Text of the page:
Domain components are what most developers think of when they talk about business components. They may be reusable or not. Non-reusable domain components have an impact on an organization similar to service components, and you can use the same business case to justify them. In this chapter, however, I only consider domain components that are truly reusable. I call them domain components because truly reusable ones are often found only within a singular domain. For example, the domain components in an insurance application could include Bill, Policy, and Claim components. It is unlikely that they would find broad reuse outside of that domain. Reusable domain components are also difficult to design and build. They may have their own application context dependencies as part of an application infrastructure. They also require a high level of domain expertise to build and deploy. The business case for domain components builds on the technical sophistication required of both GUI and service components.
5.2.3 Organizational Readiness
One of the greatest challenges you will face in successfully using component technology is organizational readiness. Organizational readiness encompasses existing development processes, developer skill sets, and corporate culture. These areas are often overlooked in establishing business cases, yet it is here and not with technical issues that we spend much of our time. Consider the non-technical challenges you face in deploying a new technology. Who needs to say yes to your project? It isn't usually just the people funding it. How will you build a broad base of support for your project? Whom do you need to convince to adopt your technology? If you ignore these questions and focus only on technical issues, you will fail. One approach to answering these questions is to put together a communication and marketing plan that will help you sell the technology to those you want to adopt it. Refer also to Chapter 24, by Don Reifer, on reuse strategies.
Every organization believes it has a development process. I find, however, that most organizations' processes are less well-defined than they believe. You might be able to use GUI components in a haphazard fashion, but that approach won't work when using service and domain components. When building a component, an undisciplined process will cause you to fail. You can assess your organizational readiness most directly by evaluating the development process documented and followed by your organization. To gain the full benefits of component technology, you need a software engineering approach to development and deployment.
What kind of processes does your organization use? You don't need to use an excruciating and overblown process, but don't confuse "just enough" process with no process at all. By just enough process I mean you need a consistent and repeatable approach to engineering software. It doesn't have to be the most detailed process ever published. If you don't have a repeatable process, however, you don't have a process at all. Don't forget that the process must encompass everything from requirements elicitation and domain analysis to testing, configuration management, component management, and release engineering. All of these areas are affected by component technology.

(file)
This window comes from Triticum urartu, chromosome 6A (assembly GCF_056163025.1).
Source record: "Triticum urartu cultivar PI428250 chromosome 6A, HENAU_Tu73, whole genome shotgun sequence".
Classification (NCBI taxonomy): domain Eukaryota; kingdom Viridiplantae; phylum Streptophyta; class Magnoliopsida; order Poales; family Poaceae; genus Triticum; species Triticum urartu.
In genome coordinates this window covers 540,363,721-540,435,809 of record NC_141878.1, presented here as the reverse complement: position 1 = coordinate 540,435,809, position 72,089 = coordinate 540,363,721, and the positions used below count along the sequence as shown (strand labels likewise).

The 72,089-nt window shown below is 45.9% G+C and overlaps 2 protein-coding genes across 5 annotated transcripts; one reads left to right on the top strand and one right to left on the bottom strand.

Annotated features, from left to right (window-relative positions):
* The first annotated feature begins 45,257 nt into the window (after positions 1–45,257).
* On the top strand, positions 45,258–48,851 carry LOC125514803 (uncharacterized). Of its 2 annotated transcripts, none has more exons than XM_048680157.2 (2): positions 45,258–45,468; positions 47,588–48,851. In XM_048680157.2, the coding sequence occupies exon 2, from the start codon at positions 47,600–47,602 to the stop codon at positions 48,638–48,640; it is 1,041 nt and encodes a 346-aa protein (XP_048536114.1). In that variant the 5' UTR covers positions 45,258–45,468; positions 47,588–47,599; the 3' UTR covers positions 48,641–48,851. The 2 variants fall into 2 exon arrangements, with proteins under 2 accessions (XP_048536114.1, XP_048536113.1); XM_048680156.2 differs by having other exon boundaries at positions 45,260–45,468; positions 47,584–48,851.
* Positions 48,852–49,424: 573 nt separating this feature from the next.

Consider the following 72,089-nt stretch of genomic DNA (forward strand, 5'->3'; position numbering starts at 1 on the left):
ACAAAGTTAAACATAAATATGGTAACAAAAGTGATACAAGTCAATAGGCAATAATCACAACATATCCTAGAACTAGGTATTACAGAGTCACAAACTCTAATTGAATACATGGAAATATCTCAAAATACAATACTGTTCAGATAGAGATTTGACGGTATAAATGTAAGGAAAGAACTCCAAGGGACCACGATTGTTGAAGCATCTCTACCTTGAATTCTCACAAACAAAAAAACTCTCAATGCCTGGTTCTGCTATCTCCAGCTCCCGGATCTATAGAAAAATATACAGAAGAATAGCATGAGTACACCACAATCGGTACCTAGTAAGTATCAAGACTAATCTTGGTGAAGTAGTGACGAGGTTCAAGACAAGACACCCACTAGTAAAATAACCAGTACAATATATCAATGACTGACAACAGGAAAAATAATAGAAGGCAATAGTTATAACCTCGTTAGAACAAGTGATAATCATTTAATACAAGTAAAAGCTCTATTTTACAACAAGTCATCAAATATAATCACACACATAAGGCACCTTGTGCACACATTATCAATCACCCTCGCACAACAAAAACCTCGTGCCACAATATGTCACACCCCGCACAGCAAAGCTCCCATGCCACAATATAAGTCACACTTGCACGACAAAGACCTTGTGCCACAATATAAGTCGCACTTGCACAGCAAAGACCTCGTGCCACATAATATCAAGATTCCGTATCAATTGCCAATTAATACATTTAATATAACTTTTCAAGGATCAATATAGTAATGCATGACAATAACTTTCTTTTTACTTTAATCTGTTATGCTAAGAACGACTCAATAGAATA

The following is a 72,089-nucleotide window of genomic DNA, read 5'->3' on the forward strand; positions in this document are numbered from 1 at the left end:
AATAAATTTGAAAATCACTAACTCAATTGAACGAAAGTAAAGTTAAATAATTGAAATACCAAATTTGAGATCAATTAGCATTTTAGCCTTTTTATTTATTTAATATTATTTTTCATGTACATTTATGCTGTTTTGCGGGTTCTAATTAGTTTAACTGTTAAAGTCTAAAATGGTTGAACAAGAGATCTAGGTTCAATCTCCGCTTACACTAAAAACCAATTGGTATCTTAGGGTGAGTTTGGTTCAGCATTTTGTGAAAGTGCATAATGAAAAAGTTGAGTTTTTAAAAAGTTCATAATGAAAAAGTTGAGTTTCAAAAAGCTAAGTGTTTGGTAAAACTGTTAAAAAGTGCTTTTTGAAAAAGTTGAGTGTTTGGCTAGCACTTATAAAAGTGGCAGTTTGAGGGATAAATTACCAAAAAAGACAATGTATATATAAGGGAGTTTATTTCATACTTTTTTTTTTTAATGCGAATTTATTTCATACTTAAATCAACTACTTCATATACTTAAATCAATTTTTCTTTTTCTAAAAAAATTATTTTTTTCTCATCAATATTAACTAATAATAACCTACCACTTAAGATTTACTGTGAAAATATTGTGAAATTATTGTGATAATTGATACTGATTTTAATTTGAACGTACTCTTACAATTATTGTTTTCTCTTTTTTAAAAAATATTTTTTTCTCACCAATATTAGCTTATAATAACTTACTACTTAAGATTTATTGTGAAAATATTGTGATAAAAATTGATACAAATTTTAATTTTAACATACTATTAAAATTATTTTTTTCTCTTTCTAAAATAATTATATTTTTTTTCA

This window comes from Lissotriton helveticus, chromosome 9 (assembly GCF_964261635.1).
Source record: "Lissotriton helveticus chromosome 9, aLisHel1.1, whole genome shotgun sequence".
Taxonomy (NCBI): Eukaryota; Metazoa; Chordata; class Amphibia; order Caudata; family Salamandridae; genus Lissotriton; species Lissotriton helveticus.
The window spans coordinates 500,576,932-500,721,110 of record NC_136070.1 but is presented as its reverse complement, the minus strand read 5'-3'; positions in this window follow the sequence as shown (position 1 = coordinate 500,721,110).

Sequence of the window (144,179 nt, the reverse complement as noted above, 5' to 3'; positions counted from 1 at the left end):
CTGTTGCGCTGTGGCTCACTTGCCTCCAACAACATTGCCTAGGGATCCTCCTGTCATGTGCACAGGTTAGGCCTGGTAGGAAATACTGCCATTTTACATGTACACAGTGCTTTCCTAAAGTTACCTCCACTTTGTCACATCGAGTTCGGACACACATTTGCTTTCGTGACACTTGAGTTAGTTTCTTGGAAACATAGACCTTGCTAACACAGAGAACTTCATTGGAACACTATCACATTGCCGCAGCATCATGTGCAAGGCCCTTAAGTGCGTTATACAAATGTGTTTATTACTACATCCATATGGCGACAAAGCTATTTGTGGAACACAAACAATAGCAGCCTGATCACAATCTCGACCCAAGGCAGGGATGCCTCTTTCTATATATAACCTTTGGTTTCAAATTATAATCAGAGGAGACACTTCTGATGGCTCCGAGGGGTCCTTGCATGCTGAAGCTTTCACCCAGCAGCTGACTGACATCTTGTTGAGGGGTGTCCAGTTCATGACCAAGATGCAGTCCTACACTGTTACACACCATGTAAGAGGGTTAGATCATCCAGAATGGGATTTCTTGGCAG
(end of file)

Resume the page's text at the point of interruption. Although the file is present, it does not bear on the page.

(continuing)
A consulting organization generally helps companies new to component-based development (CBD) and CBSE to establish
A software engineering process
Measurement and metrics (to compare existing projects against a CBD project)
A training program for the organization on components and reuse
A training program for the software development organization on all aspects of component analysis, design, development, and testing, as well as detailed documentation
A mentoring program for a pilot project team on a small, but relatively important, software component project
A mentoring program for a larger project team on a longer, more complex software component project
A training program for the project teams that will routinely design, develop, and test for reuse
It is unlikely that one organization can provide all these services. Many consulting organizations might offer to provide them all, but no handbook for CBSE exists. Many approaches to all services are available; it is incumbent upon you to select the various consultants that can provide the services your organization needs. Expert trainers and mentors will make a positive impact on your project team without disturbing their current working equilibrium.
Once developers begin to acquire new skills you will find that you can't propagate them fast enough. This delay in developing deeply honed skills affects an organization in two ways. First, it slows the adoption of a technology because there just aren't enough skilled people to do all the potential work. Proper organization can minimize the number of people who need extensive skills. At the same time, an effective organization can use a wide variety of development talents. Proper training can enable developers to focus on specialized skill sets that let them become productive more quickly. Second, the payback and benefits of the technology are delayed. This is one area that needs serious attention in any technology business case. You must be careful not to be overly optimistic when forecasting the payback in using component technology. There is often a strong negative impact in using a new technology when promised rewards do not materialize.